'If Trump Asked, We'd Nuke China Next Week,' Says U.S. Navy Fleet Commander

Scott Swift
Then Vice Admiral Scott Swift, commander of the Japan-based U.S. 7th Fleet, speaks during the Lowy Institute foreign policy think tank in Sydney on July 16, 2013. SAEED KHAN/AFP/Getty

Prominent veterans, including Vietnam War veteran John McCain, have criticized President Donald Trump in the wake of his decision to ban transgender people from serving in the U.S. military.

But the head of the largest fleet in the U.S. Navy, Admiral Scott Swift, was quick to swear his loyalty to the commander-in-chief Thursday, to the point that the admiral said he would hypothetically follow the president's orders to launch a nuclear missile at China.

"The answer would be: yes," said Swift, the commander of the U.S. Pacific Fleet, when asked a question during an Australian National University security conference in the Australian capital, Canberra, the AP reported.

Related: China's new undersea drone could leave the U.S. Navy dead in the water

Swift made no suggestion that any such order had been given, but seemed to make the remark in the context of underscoring the U.S. military's oath of allegiance to whoever holds the office of the president of the United States.

"Every member of the U.S. military has sworn an oath to defend the constitution of the United States against all enemies foreign and domestic and to obey the officers and the president of the United States as commander and chief appointed over us," he said.

Swift added that loyalty to the president was an important principle of civilian control over the military, since the president was elected by the U.S. population. "This is core to the American democracy and any time you have a military that is moving away from a focus and an allegiance to civilian control, then we really have a significant problem," said Swift.

A spokesman for the U.S. Pacific Fleet, Charlie Brown, later said that the premise of the question was "ridiculous."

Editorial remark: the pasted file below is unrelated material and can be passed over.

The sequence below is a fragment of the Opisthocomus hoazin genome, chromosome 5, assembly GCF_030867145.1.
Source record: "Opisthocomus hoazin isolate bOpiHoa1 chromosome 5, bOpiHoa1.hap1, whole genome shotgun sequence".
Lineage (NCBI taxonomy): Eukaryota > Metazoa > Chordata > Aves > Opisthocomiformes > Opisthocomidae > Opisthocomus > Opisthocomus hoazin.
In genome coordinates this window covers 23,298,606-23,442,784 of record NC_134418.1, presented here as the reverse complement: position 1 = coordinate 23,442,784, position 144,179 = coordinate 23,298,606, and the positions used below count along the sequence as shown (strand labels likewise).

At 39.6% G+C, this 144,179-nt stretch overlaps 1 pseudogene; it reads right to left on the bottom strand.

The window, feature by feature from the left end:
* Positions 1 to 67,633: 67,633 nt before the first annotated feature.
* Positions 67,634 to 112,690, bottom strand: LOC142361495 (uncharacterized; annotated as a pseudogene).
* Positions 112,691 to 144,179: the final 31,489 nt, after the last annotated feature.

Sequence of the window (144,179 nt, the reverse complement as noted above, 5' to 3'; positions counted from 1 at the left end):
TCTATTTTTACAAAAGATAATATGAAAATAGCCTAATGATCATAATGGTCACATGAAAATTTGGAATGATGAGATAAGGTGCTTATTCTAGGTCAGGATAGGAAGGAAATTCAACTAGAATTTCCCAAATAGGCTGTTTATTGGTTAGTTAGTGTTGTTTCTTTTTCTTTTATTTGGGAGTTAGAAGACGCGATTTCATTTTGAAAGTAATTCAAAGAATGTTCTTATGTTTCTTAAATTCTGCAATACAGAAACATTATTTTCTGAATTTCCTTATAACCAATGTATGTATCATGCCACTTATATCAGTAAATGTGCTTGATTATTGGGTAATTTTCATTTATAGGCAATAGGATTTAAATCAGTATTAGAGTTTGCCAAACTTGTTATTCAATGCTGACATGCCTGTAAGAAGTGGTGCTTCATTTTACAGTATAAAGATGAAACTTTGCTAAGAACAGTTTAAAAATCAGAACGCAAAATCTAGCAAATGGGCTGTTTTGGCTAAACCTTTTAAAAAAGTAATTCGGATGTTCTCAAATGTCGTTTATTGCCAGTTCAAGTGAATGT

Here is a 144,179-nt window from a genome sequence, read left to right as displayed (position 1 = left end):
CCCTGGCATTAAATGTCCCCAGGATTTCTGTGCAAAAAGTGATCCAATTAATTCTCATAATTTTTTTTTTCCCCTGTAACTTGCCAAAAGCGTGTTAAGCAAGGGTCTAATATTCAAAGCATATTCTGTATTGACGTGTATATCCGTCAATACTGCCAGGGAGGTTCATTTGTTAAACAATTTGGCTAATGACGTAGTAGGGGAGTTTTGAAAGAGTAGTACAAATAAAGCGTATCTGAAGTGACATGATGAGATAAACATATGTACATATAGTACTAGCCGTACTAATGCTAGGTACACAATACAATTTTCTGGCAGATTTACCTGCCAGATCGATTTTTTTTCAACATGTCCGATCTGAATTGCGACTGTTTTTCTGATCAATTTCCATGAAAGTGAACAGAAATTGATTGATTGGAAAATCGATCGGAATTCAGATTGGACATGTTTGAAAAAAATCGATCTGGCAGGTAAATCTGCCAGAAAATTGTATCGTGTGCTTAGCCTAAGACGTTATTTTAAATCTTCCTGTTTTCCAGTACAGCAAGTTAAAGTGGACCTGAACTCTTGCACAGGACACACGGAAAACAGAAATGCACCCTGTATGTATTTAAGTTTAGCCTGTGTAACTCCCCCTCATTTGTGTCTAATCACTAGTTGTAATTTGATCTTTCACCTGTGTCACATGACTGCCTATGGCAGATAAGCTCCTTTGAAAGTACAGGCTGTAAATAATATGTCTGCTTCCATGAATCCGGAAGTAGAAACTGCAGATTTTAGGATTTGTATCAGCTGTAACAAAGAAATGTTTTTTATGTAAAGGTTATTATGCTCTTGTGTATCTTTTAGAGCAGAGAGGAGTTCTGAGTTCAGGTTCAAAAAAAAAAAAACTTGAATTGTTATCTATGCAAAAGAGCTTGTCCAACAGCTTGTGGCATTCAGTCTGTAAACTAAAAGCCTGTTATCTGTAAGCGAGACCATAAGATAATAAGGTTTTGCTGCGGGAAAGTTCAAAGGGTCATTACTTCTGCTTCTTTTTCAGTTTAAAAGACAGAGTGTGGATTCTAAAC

The U.S. Pacific Fleet comprises around 200 ships and submarines, almost 1,100 aircraft and more than 130,000 sailors, seamen and staff. It patrols a massive 100 million-square-mile area, stretching from the West Coast of the United States and into the Indian Ocean.

Carl Vinson
The aircraft carrier USS Carl Vinson transits the South China Sea while conducting flight operations on April 9, 2017. Landers/Courtesy U.S. Navy/Handout via REUTERS

The fleet also represents the first line of U.S. defense against North Korea, the totalitarian regime that has vowed to target the American mainland with a nuclear missile. U.S. naval strike groups recently carried out joint exercises with Japanese warships in the Philippines as the war rhetoric between Washington and Pyongyang has continued to intensify.

After a positive meeting between the U.S. president and Chinese President Xi Jinping at Trump's Mar-a-Lago golf resort in April, relations between the two countries have soured. Trump has grown increasingly frustrated with Beijing's purported reluctance to rein in North Korea, even following its first-ever test of an intercontinental ballistic missile on July 4.

Earlier in July, Trump tweeted that trade between China and North Korea had grown in the first quarter, and seemed to indicate disillusionment with Beijing.

Trade between China and North Korea grew almost 40% in the first quarter. So much for China working with us - but we had to give it a try!

— Donald J. Trump (@realDonaldTrump) July 5, 2017